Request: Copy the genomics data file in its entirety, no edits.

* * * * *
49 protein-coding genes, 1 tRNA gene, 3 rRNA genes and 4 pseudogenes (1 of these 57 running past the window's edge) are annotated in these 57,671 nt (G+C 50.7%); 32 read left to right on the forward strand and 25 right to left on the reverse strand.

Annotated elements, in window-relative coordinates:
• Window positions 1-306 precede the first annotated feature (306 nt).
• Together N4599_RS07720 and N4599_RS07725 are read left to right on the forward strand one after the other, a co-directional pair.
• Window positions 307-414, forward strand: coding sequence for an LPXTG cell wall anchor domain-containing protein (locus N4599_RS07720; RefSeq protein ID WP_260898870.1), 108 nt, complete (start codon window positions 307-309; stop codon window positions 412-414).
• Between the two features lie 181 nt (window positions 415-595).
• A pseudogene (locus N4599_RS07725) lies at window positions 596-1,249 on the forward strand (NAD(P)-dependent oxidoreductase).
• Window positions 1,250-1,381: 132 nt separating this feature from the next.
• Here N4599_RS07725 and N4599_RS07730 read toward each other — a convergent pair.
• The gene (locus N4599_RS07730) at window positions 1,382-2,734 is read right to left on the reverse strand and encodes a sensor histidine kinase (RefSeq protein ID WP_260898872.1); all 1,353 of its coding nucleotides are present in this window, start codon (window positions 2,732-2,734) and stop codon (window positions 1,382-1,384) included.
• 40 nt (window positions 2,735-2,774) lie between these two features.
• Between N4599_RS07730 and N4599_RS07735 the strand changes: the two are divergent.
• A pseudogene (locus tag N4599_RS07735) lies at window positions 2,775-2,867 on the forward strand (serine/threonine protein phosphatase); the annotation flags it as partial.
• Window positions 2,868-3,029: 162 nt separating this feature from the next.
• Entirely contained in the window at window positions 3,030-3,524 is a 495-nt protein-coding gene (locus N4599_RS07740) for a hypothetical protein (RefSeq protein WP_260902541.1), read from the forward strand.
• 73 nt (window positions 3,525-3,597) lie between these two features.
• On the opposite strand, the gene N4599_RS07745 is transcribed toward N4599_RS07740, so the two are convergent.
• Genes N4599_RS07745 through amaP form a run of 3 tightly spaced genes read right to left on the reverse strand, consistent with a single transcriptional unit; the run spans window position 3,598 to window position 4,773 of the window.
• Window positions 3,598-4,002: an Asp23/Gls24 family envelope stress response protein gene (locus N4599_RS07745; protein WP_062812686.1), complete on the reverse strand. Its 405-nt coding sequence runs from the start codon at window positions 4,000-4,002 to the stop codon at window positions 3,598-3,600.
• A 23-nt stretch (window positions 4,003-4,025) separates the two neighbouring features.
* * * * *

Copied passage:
49 protein-coding genes, 1 tRNA gene, 3 rRNA genes and 4 pseudogenes (1 of these 57 running past the window's edge) are annotated in these 57,671 nt (G+C 50.7%); 32 read left to right on the forward strand and 25 right to left on the reverse strand.

Annotated elements, in window-relative coordinates:
• Window positions 1-306 precede the first annotated feature (306 nt).
• Together N4599_RS07720 and N4599_RS07725 are read left to right on the forward strand one after the other, a co-directional pair.
• Window positions 307-414, forward strand: coding sequence for an LPXTG cell wall anchor domain-containing protein (locus N4599_RS07720; RefSeq protein ID WP_260898870.1), 108 nt, complete (start codon window positions 307-309; stop codon window positions 412-414).
• Between the two features lie 181 nt (window positions 415-595).
• A pseudogene (locus N4599_RS07725) lies at window positions 596-1,249 on the forward strand (NAD(P)-dependent oxidoreductase).
• Window positions 1,250-1,381: 132 nt separating this feature from the next.
• Here N4599_RS07725 and N4599_RS07730 read toward each other — a convergent pair.
• The gene (locus N4599_RS07730) at window positions 1,382-2,734 is read right to left on the reverse strand and encodes a sensor histidine kinase (RefSeq protein ID WP_260898872.1); all 1,353 of its coding nucleotides are present in this window, start codon (window positions 2,732-2,734) and stop codon (window positions 1,382-1,384) included.
• 40 nt (window positions 2,735-2,774) lie between these two features.
• Between N4599_RS07730 and N4599_RS07735 the strand changes: the two are divergent.
• A pseudogene (locus tag N4599_RS07735) lies at window positions 2,775-2,867 on the forward strand (serine/threonine protein phosphatase); the annotation flags it as partial.
• Window positions 2,868-3,029: 162 nt separating this feature from the next.
• Entirely contained in the window at window positions 3,030-3,524 is a 495-nt protein-coding gene (locus N4599_RS07740) for a hypothetical protein (RefSeq protein WP_260902541.1), read from the forward strand.
• 73 nt (window positions 3,525-3,597) lie between these two features.
• On the opposite strand, the gene N4599_RS07745 is transcribed toward N4599_RS07740, so the two are convergent.
• Genes N4599_RS07745 through amaP form a run of 3 tightly spaced genes read right to left on the reverse strand, consistent with a single transcriptional unit; the run spans window position 3,598 to window position 4,773 of the window.
• Window positions 3,598-4,002: an Asp23/Gls24 family envelope stress response protein gene (locus N4599_RS07745; protein WP_062812686.1), complete on the reverse strand. Its 405-nt coding sequence runs from the start codon at window positions 4,000-4,002 to the stop codon at window positions 3,598-3,600.
• A 23-nt stretch (window positions 4,003-4,025) separates the two neighbouring features.